The Department of Computer Science Presents the Department Seminar Series
Advancing Brain Functional Imaging in Early Diagnosis and Treatment Therapy
Friday, February 17th at noon
Location: R15 (3rd Floor), Engineering Building
Abstract: Imaging provides the primary means for assessing brain structure and function in humans in vivo. For many clinical situations, brain imaging biomarkers have the potential to provide greater sensitivity and specificity than clinical indices for differential diagnosis and management of brain disorders. While structural changes have shown to provide valuable information to disease diagnosis, change in regional brain function may be more dynamic and provide even greater sensitivity to early diagnosis, disease progression or response to therapy. However, the potential of functional imaging has not yet been realized because of some technical hurdles and lack of effective image processing tools to detect disease-sensitive imaging biomarkers. The talk will introduce the status quo of brain image processing and challenge faced for detecting imaging biomarkers. Development of new computational methods and applications of the computational methods towards the sensitive biomarkers are in need for medical image processing. Recent advancement in the computational methods in diabetes disease and bipolar disorder will be presented.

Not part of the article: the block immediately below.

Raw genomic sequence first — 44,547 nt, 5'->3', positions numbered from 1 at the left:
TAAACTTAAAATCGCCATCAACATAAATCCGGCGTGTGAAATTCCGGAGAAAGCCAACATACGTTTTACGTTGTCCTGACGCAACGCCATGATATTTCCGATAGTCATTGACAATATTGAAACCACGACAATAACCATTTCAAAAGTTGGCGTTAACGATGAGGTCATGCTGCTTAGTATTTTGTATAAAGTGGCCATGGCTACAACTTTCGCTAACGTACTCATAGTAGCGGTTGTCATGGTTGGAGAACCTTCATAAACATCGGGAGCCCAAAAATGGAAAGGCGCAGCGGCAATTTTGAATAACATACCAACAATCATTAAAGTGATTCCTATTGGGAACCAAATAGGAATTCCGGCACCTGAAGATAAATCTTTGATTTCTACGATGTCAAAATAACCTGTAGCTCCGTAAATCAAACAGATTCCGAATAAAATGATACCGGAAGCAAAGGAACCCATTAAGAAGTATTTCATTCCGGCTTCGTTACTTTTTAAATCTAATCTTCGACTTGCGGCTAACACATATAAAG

Bio: Dr. Weiying Dai received a B.S. in Mathematics from Peking University and a Ph.D. in Computer Science from University of Pittsburgh. Before joining Binghamton University in 2015, she was an instructor at Beth Israel Deaconess Medical Center & Harvard medical school. Her research interests include brain mapping, neuroimaging, blood flow imaging, biomedical image processing, pattern recognition, computer vision and information retrieval. She, together with her collaborators, invented and advanced a Magnetic Resonance Imaging (MRI) technique that has been implemented on GE MRI scanners and become a popular clinical imaging tool for quantitatively measuring blood flow as it moves through the body. Dr. Dai is a selected Junior Fellow of the International Society of Magnetic Resonance in Medicine (ISMRM). She has also twice received the Lawrie B. Morrison Research Award for Exemplary Contribution to Research in the Radiological Sciences in Beth Israel Deaconess Medical Center and Harvard Medical School.
Co-sponsored with GSO and partially paid for by student activity fees.